What is Chi?
A big question asked by students of Chi- Gong: What the heck is Chi? This term is too often misunderstood, and misrepresented. It is very simple yet not as ez to explain.
Chi- simply translated means "breathe". Gong- work.
The practice of Chi- Gong is "breathe work".
Chi has been said to be many things; life force energy, the ethereal substance that binds all things, electromagnetic energy, so on and so on.
Truthfully, Chi is fundamental basis of all animate beings. The first page of the book of Genesis, refers to this as the Word (I assume spoken from the breathe of the Divine).
Chi within the body is the elixir of oxygen mixed with the chemicals from the the reproductive organs and glands within the blood. As this concoctions moves through the organs, and tissues of the body, it causes the cells to vibrate at certain frequencies. This in turn causes an electromagnetic charge that stimulates the tissues and creates field or spherical wave around the cells, the organs and tissues and the body.
When Chi-Gong practitioners experience "substance" between their hands, for example in "Breathing Hands", it is this residual electromagnetic charge that they are sensationalising. Harmonizing their breath with their body movements tunes their mind and body into this already existing phenomenon. Through diligent practice, one creates a stronger vibration, a more sensitive nervous system, and a more relaxed muscular skeletal system, that allows the practionier to move their attention along the natural connective channels (meridians) in the body. By guiding the breath through these meridians, one is able to focus necessary healing and invigorating supplies to the organs and vital parts of the body through the blood.
Transference of Chi- known as Fa Jing is the expelling of Chi from the body. In Martial practice this generally means striking or throwing from internal energy. Notice that this cannot be executed without proper breath control. Whether you are breathing out (most common) upon impact or delivery of technique, or inhaling (in our layman’s terms, reverse breathing) it is no different. The intake and control of oxygen determines the effectiveness of ones technique. And for devils advocates, even when one holds their breath, they are simply utilizing the oxygen already being processed by the system.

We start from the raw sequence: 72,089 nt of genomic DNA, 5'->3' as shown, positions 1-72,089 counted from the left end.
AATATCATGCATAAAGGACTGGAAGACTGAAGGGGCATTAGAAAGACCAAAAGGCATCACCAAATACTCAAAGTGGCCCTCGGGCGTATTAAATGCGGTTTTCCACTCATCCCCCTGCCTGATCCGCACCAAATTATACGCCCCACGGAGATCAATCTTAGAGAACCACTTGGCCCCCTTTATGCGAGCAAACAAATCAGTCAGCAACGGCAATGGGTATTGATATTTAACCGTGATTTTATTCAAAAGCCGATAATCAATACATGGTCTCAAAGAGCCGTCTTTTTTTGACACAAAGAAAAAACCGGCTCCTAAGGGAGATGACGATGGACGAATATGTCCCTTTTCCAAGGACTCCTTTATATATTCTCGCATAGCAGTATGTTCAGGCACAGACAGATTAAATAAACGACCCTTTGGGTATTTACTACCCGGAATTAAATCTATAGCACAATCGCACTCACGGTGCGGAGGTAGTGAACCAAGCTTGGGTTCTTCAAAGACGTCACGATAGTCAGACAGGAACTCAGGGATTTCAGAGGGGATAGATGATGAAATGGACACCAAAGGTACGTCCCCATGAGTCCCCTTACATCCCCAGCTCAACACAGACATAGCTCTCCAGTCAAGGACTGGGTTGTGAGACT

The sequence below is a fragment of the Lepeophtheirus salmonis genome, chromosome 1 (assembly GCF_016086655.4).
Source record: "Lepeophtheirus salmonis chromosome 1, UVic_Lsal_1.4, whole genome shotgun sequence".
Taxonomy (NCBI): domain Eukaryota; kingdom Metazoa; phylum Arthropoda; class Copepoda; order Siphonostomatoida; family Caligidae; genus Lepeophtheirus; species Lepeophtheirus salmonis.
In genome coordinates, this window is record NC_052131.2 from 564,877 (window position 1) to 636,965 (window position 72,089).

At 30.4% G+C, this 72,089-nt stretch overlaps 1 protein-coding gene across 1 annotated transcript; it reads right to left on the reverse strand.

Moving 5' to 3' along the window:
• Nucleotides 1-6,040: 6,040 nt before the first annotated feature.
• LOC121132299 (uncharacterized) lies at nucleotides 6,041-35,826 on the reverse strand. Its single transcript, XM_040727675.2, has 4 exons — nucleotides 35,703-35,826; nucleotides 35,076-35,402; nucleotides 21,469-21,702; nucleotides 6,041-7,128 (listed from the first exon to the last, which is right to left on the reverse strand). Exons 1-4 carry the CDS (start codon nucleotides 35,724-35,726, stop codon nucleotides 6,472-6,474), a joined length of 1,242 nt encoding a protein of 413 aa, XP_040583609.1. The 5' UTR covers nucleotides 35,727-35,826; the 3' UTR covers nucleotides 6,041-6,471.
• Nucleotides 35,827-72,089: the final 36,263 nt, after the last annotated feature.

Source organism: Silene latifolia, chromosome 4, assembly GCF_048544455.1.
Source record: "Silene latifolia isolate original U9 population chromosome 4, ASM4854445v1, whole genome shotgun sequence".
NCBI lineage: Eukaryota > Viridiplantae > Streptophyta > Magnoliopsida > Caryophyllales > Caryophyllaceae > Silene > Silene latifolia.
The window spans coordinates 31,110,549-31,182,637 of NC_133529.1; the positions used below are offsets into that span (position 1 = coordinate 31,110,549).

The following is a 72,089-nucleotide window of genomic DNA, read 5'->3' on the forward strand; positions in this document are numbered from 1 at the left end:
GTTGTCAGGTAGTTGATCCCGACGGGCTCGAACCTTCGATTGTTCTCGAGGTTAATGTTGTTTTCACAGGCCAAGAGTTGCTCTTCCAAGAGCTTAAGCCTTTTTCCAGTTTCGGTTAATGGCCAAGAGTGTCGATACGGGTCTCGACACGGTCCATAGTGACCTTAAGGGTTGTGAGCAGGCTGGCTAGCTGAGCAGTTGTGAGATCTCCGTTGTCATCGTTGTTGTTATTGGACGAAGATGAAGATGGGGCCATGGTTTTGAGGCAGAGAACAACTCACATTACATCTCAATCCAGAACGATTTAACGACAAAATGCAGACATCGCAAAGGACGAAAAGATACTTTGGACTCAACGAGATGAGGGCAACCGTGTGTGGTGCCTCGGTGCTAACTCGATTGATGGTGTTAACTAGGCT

Fa Jing, though, incorporates a few other components. One is intention. The mental intent of the person and their projection of that intent, stimuli es the nervous system, controlling the muscle fibers, tissues and organs. It also involves physics. Energy, as we learned in grade school, is kinetic. It never diminishes, it simply transfers form. As one exerts energy, it transfers as motion, or sound, or heat, light, whatever it is, as it transfers from the internal alchemy of the bodies unit, it transfers into something else. The study of Tai Ji has a resounding application to make sure and round off ones technique so that energy becomes cyclical, having a positive, not a diminishing effect on the body.
That which binds us is Tao. It is unexplainable, yet ever present. Like the Holy Spirit (what does that mean, Anyway?). It is ever present, permeates all things, is the substance of all things, all things came from its womb, and like individual fibers, we all are joined as an extravagant tapestry. Our breath, comes from our first breath, it hasn’t stopped since, all life started from the One and has existed since.
One final note: To visualize Chi, is important. To perceive it as a substance, whether gooey and thick, or dense and very bright, it is imperative to your training. That will give you a mind body connection from the deepest aspects of your imagination, to the smallest fibers and molecules of your form. See it, Believe it, Do it.